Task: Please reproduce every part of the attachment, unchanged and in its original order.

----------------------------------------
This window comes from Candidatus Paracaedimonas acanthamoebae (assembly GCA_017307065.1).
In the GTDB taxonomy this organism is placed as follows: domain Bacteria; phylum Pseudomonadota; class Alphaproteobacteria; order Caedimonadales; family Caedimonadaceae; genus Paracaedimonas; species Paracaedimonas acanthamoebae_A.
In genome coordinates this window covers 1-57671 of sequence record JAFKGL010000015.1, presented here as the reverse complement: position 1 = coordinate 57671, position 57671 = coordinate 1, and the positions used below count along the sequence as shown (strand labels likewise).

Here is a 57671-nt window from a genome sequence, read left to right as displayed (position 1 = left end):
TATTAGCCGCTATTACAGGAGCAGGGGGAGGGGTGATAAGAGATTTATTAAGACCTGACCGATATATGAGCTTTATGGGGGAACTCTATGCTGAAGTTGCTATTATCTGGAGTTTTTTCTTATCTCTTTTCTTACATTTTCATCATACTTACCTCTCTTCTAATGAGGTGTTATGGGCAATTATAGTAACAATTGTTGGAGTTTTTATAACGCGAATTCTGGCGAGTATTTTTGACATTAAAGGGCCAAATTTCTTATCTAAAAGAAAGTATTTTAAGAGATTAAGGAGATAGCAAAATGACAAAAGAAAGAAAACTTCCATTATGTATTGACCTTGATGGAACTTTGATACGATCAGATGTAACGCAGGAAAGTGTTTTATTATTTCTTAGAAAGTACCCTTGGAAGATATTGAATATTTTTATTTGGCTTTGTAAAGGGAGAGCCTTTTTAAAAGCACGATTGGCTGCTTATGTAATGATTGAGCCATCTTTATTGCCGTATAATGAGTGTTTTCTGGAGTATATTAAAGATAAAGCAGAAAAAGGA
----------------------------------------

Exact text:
This window comes from Candidatus Paracaedimonas acanthamoebae (assembly GCA_017307065.1).
In the GTDB taxonomy this organism is placed as follows: domain Bacteria; phylum Pseudomonadota; class Alphaproteobacteria; order Caedimonadales; family Caedimonadaceae; genus Paracaedimonas; species Paracaedimonas acanthamoebae_A.
In genome coordinates this window covers 1-57671 of sequence record JAFKGL010000015.1, presented here as the reverse complement: position 1 = coordinate 57671, position 57671 = coordinate 1, and the positions used below count along the sequence as shown (strand labels likewise).

Here is a 57671-nt window from a genome sequence, read left to right as displayed (position 1 = left end):
TATTAGCCGCTATTACAGGAGCAGGGGGAGGGGTGATAAGAGATTTATTAAGACCTGACCGATATATGAGCTTTATGGGGGAACTCTATGCTGAAGTTGCTATTATCTGGAGTTTTTTCTTATCTCTTTTCTTACATTTTCATCATACTTACCTCTCTTCTAATGAGGTGTTATGGGCAATTATAGTAACAATTGTTGGAGTTTTTATAACGCGAATTCTGGCGAGTATTTTTGACATTAAAGGGCCAAATTTCTTATCTAAAAGAAAGTATTTTAAGAGATTAAGGAGATAGCAAAATGACAAAAGAAAGAAAACTTCCATTATGTATTGACCTTGATGGAACTTTGATACGATCAGATGTAACGCAGGAAAGTGTTTTATTATTTCTTAGAAAGTACCCTTGGAAGATATTGAATATTTTTATTTGGCTTTGTAAAGGGAGAGCCTTTTTAAAAGCACGATTGGCTGCTTATGTAATGATTGAGCCATCTTTATTGCCGTATAATGAGTGTTTTCTGGAGTATATTAAAGATAAAGCAGAAAAAGGA